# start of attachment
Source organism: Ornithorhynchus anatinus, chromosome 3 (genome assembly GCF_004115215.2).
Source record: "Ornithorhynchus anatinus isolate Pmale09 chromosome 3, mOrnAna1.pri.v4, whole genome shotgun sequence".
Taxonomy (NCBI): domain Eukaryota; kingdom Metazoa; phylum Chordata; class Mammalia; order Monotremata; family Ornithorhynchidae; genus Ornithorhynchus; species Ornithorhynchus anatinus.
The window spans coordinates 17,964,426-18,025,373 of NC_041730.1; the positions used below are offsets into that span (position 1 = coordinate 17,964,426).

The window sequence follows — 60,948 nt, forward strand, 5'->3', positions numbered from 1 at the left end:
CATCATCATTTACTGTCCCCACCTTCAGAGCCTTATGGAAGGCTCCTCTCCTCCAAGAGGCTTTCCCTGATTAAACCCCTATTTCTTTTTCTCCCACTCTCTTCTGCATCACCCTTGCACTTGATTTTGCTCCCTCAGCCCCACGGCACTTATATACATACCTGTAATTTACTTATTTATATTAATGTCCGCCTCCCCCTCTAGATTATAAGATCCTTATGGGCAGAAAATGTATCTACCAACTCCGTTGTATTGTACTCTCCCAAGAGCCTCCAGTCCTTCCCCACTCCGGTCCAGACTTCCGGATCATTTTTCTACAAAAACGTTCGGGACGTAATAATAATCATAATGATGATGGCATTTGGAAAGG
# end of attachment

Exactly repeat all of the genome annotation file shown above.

Source organism: Ornithorhynchus anatinus, chromosome 3 (genome assembly GCF_004115215.2).
Source record: "Ornithorhynchus anatinus isolate Pmale09 chromosome 3, mOrnAna1.pri.v4, whole genome shotgun sequence".
Taxonomy (NCBI): domain Eukaryota; kingdom Metazoa; phylum Chordata; class Mammalia; order Monotremata; family Ornithorhynchidae; genus Ornithorhynchus; species Ornithorhynchus anatinus.
The window spans coordinates 17,964,426-18,025,373 of NC_041730.1; the positions used below are offsets into that span (position 1 = coordinate 17,964,426).

The window sequence follows — 60,948 nt, forward strand, 5'->3', positions numbered from 1 at the left end:
CATCATCATTTACTGTCCCCACCTTCAGAGCCTTATGGAAGGCTCCTCTCCTCCAAGAGGCTTTCCCTGATTAAACCCCTATTTCTTTTTCTCCCACTCTCTTCTGCATCACCCTTGCACTTGATTTTGCTCCCTCAGCCCCACGGCACTTATATACATACCTGTAATTTACTTATTTATATTAATGTCCGCCTCCCCCTCTAGATTATAAGATCCTTATGGGCAGAAAATGTATCTACCAACTCCGTTGTATTGTACTCTCCCAAGAGCCTCCAGTCCTTCCCCACTCCGGTCCAGACTTCCGGATCATTTTTCTACAAAAACGTTCGGGACGTAATAATAATCATAATGATGATGGCATTTGGAAAGG